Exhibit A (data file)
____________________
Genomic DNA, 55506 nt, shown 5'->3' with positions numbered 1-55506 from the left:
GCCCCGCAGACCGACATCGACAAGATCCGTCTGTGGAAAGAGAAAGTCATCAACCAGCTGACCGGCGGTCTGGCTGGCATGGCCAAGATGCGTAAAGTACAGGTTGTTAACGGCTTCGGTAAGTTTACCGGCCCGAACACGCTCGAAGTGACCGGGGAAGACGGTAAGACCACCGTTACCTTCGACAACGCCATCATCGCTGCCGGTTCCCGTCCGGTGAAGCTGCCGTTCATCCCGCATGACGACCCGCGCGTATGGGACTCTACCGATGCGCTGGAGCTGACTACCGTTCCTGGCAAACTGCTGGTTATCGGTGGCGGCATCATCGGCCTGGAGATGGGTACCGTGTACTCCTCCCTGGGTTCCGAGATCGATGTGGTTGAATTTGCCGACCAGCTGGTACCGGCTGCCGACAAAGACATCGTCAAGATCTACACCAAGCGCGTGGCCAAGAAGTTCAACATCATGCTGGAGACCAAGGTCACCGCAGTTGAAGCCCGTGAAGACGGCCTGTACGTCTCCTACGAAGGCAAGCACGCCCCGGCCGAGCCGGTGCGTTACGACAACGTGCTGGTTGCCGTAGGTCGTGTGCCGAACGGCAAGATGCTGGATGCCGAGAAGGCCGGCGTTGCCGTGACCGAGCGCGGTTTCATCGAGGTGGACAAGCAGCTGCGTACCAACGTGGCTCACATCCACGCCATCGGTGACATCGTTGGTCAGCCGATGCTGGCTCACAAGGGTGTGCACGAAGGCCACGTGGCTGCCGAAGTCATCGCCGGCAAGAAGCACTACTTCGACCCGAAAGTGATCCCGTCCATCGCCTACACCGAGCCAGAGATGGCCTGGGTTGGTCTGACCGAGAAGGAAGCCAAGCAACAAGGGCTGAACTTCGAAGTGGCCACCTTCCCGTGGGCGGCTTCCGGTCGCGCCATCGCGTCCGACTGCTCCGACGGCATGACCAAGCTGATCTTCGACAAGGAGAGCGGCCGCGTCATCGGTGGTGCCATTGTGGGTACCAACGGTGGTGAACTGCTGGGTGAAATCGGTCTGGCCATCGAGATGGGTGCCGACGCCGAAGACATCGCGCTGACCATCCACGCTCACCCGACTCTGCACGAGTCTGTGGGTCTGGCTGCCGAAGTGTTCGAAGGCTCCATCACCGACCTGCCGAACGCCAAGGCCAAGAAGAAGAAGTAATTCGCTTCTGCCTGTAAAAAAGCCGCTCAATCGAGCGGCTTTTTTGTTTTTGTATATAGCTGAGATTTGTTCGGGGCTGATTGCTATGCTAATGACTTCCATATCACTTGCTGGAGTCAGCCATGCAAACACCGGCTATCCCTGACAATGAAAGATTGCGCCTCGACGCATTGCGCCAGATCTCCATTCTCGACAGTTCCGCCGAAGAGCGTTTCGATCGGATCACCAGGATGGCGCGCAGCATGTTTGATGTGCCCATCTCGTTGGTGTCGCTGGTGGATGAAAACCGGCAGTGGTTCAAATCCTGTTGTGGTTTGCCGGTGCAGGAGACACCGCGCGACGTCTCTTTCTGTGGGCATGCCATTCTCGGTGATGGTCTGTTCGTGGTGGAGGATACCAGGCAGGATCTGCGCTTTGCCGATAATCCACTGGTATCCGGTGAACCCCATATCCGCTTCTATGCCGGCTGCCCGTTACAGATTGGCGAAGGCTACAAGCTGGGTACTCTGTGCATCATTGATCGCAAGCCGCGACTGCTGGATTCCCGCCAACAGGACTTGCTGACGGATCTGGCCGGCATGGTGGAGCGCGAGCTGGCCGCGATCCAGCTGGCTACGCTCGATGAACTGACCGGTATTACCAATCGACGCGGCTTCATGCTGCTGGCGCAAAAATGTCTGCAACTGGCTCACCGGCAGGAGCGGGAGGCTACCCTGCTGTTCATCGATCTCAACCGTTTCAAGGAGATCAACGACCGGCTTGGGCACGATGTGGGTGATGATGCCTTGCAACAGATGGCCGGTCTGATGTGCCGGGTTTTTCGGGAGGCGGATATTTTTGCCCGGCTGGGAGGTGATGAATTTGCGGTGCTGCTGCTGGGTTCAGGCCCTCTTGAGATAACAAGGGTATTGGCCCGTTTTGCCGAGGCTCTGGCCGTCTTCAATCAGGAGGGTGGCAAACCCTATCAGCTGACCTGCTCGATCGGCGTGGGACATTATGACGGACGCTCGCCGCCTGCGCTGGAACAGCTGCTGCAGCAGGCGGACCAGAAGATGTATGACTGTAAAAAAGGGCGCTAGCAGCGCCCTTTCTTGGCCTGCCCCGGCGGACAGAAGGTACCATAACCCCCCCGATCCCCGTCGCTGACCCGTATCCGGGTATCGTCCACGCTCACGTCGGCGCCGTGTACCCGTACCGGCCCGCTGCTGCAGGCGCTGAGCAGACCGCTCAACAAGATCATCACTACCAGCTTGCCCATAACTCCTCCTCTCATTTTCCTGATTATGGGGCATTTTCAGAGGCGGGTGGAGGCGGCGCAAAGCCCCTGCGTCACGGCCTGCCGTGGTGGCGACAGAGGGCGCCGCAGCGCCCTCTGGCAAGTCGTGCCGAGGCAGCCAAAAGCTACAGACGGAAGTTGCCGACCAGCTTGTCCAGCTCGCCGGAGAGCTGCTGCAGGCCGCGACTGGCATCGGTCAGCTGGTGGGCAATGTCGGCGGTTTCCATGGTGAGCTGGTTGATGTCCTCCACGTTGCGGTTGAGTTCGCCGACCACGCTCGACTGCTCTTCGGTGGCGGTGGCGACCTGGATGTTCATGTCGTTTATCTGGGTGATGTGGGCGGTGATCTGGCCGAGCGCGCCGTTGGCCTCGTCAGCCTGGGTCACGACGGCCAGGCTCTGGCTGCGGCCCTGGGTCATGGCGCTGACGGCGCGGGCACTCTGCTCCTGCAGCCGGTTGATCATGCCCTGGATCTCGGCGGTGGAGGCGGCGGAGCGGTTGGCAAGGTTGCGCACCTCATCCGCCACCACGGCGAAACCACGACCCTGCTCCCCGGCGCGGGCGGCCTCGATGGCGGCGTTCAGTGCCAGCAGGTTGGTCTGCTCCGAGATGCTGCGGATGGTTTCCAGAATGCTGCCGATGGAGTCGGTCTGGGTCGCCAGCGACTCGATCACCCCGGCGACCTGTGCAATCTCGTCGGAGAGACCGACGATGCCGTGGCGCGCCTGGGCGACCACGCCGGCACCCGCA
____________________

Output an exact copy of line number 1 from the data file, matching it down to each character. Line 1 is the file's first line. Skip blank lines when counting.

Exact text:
Genomic DNA, 55506 nt, shown 5'->3' with positions numbered 1-55506 from the left: